Miscellaneous Mechanical Components
To return the ion exchanger to service, the drain valve is closed, the outlet valve is opened, and
the ion exchanger is ready for service.
Single-bed demineralizers are usually regenerated "in place." The resins are not pumped out to
another location for regeneration. The regeneration process is the same for cation beds and for
anion beds; only the regenerating solution is different. It is important to realize that if the ion
exchanger has been exposed to radioactive materials, the backwash, regeneration, and rinse
solutions may be highly radioactive and must be treated as a radioactive waste.
A mixed-bed demineralizer is a demineralizer in which the cation and anion resin beads are
mixed together. In effect, it is equivalent to a number of two-step demineralizers in series. In
a mixed-bed demineralizer, more impurities are replaced by hydrogen and hydroxyl ions, and
the water that is produced is extremely pure. The conductivity of this water can often be less
than 0.06 micromhos per centimeter.
The mixed-bed demineralizer shown in Figure 14 is designed to be regenerated in place, but the
process is more complicated than the regeneration of a single-bed ion exchanger. The steps in
the regeneration are shown in Figure 14.
Figure 14a shows the mixed-bed ion exchanger in the operating, or on-line mode. Water enters
through a distribution header at the top and exits through the line at the bottom of the vessel.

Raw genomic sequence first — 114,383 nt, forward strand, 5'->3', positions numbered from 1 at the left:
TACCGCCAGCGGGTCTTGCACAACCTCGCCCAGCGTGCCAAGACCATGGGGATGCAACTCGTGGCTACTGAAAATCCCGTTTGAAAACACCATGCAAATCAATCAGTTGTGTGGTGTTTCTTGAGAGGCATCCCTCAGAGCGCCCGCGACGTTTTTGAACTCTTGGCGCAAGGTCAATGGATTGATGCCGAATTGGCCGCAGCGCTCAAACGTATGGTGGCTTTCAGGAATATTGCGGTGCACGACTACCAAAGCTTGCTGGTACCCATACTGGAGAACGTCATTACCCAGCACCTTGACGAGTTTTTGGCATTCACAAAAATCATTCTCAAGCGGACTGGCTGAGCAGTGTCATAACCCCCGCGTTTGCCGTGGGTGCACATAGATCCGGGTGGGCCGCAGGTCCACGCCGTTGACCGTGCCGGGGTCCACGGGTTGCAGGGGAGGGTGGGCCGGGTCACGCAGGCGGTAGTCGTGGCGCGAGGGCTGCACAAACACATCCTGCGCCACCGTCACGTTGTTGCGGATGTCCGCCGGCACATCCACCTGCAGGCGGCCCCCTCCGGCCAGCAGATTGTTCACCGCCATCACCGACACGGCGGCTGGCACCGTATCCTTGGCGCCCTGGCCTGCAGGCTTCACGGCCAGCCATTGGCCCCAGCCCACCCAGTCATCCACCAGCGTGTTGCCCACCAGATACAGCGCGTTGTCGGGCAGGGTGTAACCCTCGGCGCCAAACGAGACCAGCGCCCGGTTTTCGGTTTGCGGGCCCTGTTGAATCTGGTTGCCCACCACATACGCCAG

Regeneration causes the effluent water to increase in electrical conductivity.
The first regeneration step is backwash, as shown in Figure 14b. As in a single-bed unit,
backwash water enters the vessel at the bottom and exits through the top to a drain. In addition
to washing out entrained particles, the backwash water in a mixed-bed unit must also separate
the resins into cation and anion beds. The anion resin has a lower specific gravity than the
cation resin; therefore, as the water flows through the bed, the lighter anion resin beads float
upward to the top. Thus, the mixed-bed becomes a split bed. The separation line between the
anion bed at the top and the cation bed at the bottom is called the resin interface. Some resins
can be separated only when they are in the depleted state; other resins separate in either the
depleted form or the regenerated form.
The actual regeneration step is shown in Figure 14c. Dilution water is mixed with caustic
solution and introduced at the top of the vessel, just above the anion bed. At the same time,
dilution water is mixed with acid and introduced at the bottom of the vessel, below the cation
bed. The flow rate of the caustic solution down to the resin interface is the same as the flow rate
of the acid solution up to the resin interface. Both solutions are removed at the interface and
dumped to a drain.